His accent can be a bit heavy: Dr Sola on Neonatal Dangers of Too Much Oxygen via PatientSafetyMovemnt on YouTube
“The issue that we have all been taught this for decades and that medical schools still haven’t changed the teaching. Because hyperoxia is as bad as hypoxia and that’s where we got involved. So I can tell you that hyperoxia can lead to all sorts of mental disabilities, associated. Associated 3 minutes of oxygen, pure oxygen in delivery room has been associated in 2 large studies, one from Sweden, and the other one from the United States, with cancer in childhood. Oxygen changes our genome, oxygen in excess. DNA, endocrine function, interestingly enough, cardiac function is decreased by too much oxygen. (Editor: Unidentified syndrome At :45), cerebral palsy, has been associated with too much oxygen. And actually, some people say that actually what we have done with our hands (he reaches out and turns his wrist like turning a knob), people talk about out of our hands, and has been studied, possibly inappropriately in animal studies or even in baby studies, is not the problem there was with hypoxia but is the treatment that we give, increase perfusion and give much more oxygen to all the system. “
and please take the time to go watch his entire commentary on the panel, it’s worth watching:
And in light of the recent changes back toward appropriate physiological cord closure, we need to remember that a baby’s perfusion initially is from the placenta, through the cord and that when they are born, compromising THIS “scuba tank” of oxygenated blood by cutting the cord in a baby who is DESIGNED for lower oxygen levels in the first few minutes and is transitioning to room air which is NOT 100% oxygen, is leaving that little diver without air.
In honor of Pregnancy and Infant Loss Remembrance Day, October 15:
Surviving Loss: Defining Your Triggers
A deeply bereaved friend of mine is describing on her blog how losing her son has changed her very existence. She, along with so many other mothers, experience loss. Reading their pain causes your eyes to well with tears. You cannot imagine, you hug your children a little tighter. You can glimpse for a moment what your life would be like if your living children suddenly weren’t, if your little person in your arms was suddenly gone or if the life inside you never becomes that laughing child you dream of. The ache terrifies you and you shut that off into a space far away.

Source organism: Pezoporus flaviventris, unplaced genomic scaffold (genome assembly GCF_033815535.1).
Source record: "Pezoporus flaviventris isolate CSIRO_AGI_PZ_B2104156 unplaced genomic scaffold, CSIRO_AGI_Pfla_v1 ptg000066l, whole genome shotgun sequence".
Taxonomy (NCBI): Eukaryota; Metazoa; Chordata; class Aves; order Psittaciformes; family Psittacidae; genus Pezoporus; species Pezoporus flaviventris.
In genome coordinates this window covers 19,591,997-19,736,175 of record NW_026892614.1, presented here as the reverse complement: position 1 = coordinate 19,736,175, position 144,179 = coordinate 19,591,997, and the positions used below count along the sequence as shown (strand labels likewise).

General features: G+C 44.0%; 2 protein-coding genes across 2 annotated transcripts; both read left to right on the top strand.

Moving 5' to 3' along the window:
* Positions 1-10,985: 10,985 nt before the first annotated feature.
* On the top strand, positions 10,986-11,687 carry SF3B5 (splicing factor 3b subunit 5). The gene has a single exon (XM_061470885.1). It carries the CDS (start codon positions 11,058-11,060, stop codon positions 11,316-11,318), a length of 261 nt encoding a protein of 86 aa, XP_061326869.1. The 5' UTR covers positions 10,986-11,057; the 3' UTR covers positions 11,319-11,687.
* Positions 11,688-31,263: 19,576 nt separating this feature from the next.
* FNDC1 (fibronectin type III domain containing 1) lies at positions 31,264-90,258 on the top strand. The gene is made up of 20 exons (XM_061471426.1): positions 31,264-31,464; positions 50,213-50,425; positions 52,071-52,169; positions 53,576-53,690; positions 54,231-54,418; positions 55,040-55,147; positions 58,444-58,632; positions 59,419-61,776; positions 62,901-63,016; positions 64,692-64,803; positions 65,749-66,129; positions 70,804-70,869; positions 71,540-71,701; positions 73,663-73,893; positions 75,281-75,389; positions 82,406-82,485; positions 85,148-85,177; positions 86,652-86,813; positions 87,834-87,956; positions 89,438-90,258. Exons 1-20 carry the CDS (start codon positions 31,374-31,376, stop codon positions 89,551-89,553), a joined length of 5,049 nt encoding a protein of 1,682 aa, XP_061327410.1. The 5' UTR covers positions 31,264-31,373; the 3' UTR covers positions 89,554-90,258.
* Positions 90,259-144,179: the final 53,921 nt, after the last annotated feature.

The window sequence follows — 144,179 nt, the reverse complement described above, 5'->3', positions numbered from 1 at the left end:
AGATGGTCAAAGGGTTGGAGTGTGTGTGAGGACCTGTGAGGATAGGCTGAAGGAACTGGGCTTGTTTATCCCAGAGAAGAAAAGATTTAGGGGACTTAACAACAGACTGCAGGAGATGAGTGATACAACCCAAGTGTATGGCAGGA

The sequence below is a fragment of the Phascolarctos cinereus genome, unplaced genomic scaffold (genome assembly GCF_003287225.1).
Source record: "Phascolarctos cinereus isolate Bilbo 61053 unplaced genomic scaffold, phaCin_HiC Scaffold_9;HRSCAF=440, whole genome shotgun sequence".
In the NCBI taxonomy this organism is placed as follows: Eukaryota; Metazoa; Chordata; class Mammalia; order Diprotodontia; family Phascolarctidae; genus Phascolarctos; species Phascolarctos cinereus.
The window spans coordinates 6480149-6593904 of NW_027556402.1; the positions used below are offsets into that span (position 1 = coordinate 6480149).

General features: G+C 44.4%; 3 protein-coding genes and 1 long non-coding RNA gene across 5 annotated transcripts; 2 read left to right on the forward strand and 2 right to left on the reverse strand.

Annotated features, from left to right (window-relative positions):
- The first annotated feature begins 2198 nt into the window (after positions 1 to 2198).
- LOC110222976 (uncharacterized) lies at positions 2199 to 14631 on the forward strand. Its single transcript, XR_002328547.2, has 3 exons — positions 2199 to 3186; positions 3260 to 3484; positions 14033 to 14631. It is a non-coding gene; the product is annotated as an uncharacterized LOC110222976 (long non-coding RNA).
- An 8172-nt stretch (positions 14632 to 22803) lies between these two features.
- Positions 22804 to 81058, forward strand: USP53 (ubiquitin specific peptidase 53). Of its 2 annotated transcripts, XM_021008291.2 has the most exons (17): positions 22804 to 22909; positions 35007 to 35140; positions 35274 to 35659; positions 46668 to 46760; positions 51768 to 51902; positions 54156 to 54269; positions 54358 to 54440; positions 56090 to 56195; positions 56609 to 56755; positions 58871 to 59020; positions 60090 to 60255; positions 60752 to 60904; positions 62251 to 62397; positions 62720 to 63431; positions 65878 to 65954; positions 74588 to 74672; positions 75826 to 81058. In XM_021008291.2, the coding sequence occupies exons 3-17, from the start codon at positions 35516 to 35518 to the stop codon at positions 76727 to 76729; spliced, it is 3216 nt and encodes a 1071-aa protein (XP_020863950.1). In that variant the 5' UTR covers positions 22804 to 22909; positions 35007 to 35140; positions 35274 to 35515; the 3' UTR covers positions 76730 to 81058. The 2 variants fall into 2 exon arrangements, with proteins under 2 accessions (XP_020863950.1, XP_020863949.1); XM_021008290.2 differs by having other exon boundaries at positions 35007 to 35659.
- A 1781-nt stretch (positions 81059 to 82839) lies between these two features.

Or, you live with the acknowledgement of that ache. Of knowing that little life for so little time. Of feeling that loss. The cloud passes your eyes and shadows your soul and for a moment, you are lost inside of yourself, remembering.
This post is for you.
In watching Samantha talk about Bram, I realized that so many of us don’t talk about loss in a real way or tell people how we really feel. We walk around protecting them from the truth because the truth would rip us apart and leave us simply screaming and rending our hair and rejecting our loss while keening on a sidewalk in some public place because we cannot take this One.More.Minute.Give.Them.Back! Because every little thing seems to be a trigger for some and so many things are a comfort for others, I wanted to say this:
Define your triggers. Tell people. Not just “don’t ever say this to a mother” but “these are things I cannot take right now in my grief.” It should be passed out at the services, posted on your facebook, dropped on your blog, imo. Let people know “THIS” hurts me.
It can be a short list, a long list, a paragraph or 2 words or a sentence. But let people know because they need to know. Not just for you, but for them. One day, they will stand here in this space of loss and knowing that it’s safe to say, safe to hear “I can’t talk about that right now, I can’t do that right now. Tell me XYZ” really helps Telling me XYZ simply hurts.” As simple as “Please don’t tell me God has a plan. Please feel free to say you are sorry for our loss. Please feel free to stand nearby and love me. Please feel free to bring food. Please clean the house and the bathrooms. Please don’t tell me you are doing it.” or as complicated as a full page of phrases that drive you crazy right now. You can always change your mind later, it’s okay, you are in mourning and grieving changes every day.
Defining your triggers also might give you space to help sort through some of your own emotions as well. There are so many complexities to grief and sometimes, we have to listen to them in order to let go or make changes in how we do things to protect ourselves for a little while. If noises, sounds, smells, locations set off deep grieving, it may give you the chance to really sit down and think of ways to avoid them until you are ready to come back and deal with them in small ways, little by little.
Grief is not something you get over but defining these things might help you and those you love to move past moments that hurt without need.